The Minister for Justice, Equality and Defence, Mr. Alan Shatter T.D., today announced that the provisions of the Criminal Law (Defence and the Dwelling) Act 2011 will come into effect on 13 January, 2012.

The Criminal Law (Defence and the Dwelling) Act 2011 clarifies the law concerning the defence of the home.  It recognises in a very practical manner the special constitutional status of a person’s dwelling and makes it clear that a person may use reasonable force to defend themselves in their home.  It allows for the use of such force as is reasonable in the circumstances, to protect people in the dwelling from assault, to protect property, to prevent the commission of a crime, or to make a lawful arrest.  The Act also extends the protections it contains to the curtilage of the dwelling, it explicitly provides that a person is not under an obligation to retreat from their home when subject to an intrusion in their home and provides that a person who uses reasonable force, as provided for in the Act, cannot be sued for damages by a burglar and will not be guilty of an offence.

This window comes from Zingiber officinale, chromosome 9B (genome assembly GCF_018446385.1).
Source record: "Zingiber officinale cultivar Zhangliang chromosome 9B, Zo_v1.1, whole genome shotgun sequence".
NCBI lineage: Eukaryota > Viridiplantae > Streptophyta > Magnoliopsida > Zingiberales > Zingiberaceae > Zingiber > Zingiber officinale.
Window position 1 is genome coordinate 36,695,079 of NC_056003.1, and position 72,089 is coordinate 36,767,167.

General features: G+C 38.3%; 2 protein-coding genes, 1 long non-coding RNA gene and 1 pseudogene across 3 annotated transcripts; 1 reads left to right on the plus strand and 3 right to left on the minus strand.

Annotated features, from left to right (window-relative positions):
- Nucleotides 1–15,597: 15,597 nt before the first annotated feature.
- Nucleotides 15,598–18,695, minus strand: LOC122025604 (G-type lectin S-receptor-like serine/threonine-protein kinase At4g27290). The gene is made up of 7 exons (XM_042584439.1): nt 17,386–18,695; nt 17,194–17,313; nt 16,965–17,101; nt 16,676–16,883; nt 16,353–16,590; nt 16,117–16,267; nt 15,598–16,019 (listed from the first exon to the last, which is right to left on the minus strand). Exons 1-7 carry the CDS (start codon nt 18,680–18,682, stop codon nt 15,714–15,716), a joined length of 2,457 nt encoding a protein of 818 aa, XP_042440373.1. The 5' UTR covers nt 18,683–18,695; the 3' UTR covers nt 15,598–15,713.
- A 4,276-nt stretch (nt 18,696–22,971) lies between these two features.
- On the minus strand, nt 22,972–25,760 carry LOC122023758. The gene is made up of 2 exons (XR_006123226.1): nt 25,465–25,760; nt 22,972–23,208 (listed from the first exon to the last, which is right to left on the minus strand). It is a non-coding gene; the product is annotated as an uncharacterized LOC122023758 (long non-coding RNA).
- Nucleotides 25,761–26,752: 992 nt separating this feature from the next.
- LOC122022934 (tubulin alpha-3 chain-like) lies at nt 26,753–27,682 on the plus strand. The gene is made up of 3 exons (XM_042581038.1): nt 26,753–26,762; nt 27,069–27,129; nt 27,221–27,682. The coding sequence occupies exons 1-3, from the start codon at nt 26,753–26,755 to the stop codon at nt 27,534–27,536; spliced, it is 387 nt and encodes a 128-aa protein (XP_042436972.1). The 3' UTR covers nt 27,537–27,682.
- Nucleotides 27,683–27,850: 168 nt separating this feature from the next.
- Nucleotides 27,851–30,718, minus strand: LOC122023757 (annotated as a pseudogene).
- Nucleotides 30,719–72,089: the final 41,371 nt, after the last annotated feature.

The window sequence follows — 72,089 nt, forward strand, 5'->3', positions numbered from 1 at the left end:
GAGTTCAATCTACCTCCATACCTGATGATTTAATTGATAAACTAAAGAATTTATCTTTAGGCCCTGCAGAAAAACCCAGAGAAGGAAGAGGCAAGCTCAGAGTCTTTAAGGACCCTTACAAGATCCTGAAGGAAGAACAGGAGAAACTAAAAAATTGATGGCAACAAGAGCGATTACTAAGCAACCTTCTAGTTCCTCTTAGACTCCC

Making this announcement the Minister said "I am very pleased to announce the commencement of this Act.  The first recourse of any householder faced with an intruder, and where the circumstances permit, should of course be to contact An Garda Síochána, who are best placed to deal with offenders and to investigate criminal offences.  There has previously been a lack of clarity in relation to the rights of a householder who discovers a burglar in their home, which is now resolved by the introduction of this legislation.  The Act recognises the rights of householders to use reasonable force to defend themselves from intruders unlawfully in their home." 

The Criminal Law (Defence and the Dwelling) Act 2011 is available on the website of Houses of the Oireachtas

12 January 2012